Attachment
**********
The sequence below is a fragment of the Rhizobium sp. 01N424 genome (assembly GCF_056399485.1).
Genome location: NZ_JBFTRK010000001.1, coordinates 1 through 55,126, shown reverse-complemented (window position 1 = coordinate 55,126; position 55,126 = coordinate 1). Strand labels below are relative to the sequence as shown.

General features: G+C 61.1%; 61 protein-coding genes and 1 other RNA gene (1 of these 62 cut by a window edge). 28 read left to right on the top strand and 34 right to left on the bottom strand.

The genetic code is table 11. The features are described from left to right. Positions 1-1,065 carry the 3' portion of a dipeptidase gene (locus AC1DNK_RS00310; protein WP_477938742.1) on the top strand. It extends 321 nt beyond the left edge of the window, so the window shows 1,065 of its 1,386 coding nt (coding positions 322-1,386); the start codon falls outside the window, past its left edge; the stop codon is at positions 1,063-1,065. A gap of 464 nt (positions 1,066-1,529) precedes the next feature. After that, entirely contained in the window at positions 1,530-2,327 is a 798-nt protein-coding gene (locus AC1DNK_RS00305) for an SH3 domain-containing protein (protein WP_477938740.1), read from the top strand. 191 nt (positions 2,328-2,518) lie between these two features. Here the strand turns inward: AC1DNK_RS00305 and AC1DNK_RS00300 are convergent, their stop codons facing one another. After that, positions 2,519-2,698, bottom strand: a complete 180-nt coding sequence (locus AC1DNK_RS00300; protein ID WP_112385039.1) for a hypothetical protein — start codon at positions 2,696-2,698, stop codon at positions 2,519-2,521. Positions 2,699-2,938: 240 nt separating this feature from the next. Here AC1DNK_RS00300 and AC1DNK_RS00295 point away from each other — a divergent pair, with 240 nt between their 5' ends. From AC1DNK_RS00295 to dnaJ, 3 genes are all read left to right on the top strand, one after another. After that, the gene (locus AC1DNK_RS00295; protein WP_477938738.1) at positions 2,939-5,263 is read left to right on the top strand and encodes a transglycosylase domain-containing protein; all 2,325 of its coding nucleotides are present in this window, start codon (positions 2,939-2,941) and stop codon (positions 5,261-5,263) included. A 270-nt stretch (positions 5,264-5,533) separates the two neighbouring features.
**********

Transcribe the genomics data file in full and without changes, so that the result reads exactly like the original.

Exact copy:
The sequence below is a fragment of the Rhizobium sp. 01N424 genome (assembly GCF_056399485.1).
Genome location: NZ_JBFTRK010000001.1, coordinates 1 through 55,126, shown reverse-complemented (window position 1 = coordinate 55,126; position 55,126 = coordinate 1). Strand labels below are relative to the sequence as shown.

General features: G+C 61.1%; 61 protein-coding genes and 1 other RNA gene (1 of these 62 cut by a window edge). 28 read left to right on the top strand and 34 right to left on the bottom strand.

The genetic code is table 11. The features are described from left to right. Positions 1-1,065 carry the 3' portion of a dipeptidase gene (locus AC1DNK_RS00310; protein WP_477938742.1) on the top strand. It extends 321 nt beyond the left edge of the window, so the window shows 1,065 of its 1,386 coding nt (coding positions 322-1,386); the start codon falls outside the window, past its left edge; the stop codon is at positions 1,063-1,065. A gap of 464 nt (positions 1,066-1,529) precedes the next feature. After that, entirely contained in the window at positions 1,530-2,327 is a 798-nt protein-coding gene (locus AC1DNK_RS00305) for an SH3 domain-containing protein (protein WP_477938740.1), read from the top strand. 191 nt (positions 2,328-2,518) lie between these two features. Here the strand turns inward: AC1DNK_RS00305 and AC1DNK_RS00300 are convergent, their stop codons facing one another. After that, positions 2,519-2,698, bottom strand: a complete 180-nt coding sequence (locus AC1DNK_RS00300; protein ID WP_112385039.1) for a hypothetical protein — start codon at positions 2,696-2,698, stop codon at positions 2,519-2,521. Positions 2,699-2,938: 240 nt separating this feature from the next. Here AC1DNK_RS00300 and AC1DNK_RS00295 point away from each other — a divergent pair, with 240 nt between their 5' ends. From AC1DNK_RS00295 to dnaJ, 3 genes are all read left to right on the top strand, one after another. After that, the gene (locus AC1DNK_RS00295; protein WP_477938738.1) at positions 2,939-5,263 is read left to right on the top strand and encodes a transglycosylase domain-containing protein; all 2,325 of its coding nucleotides are present in this window, start codon (positions 2,939-2,941) and stop codon (positions 5,261-5,263) included. A 270-nt stretch (positions 5,264-5,533) separates the two neighbouring features.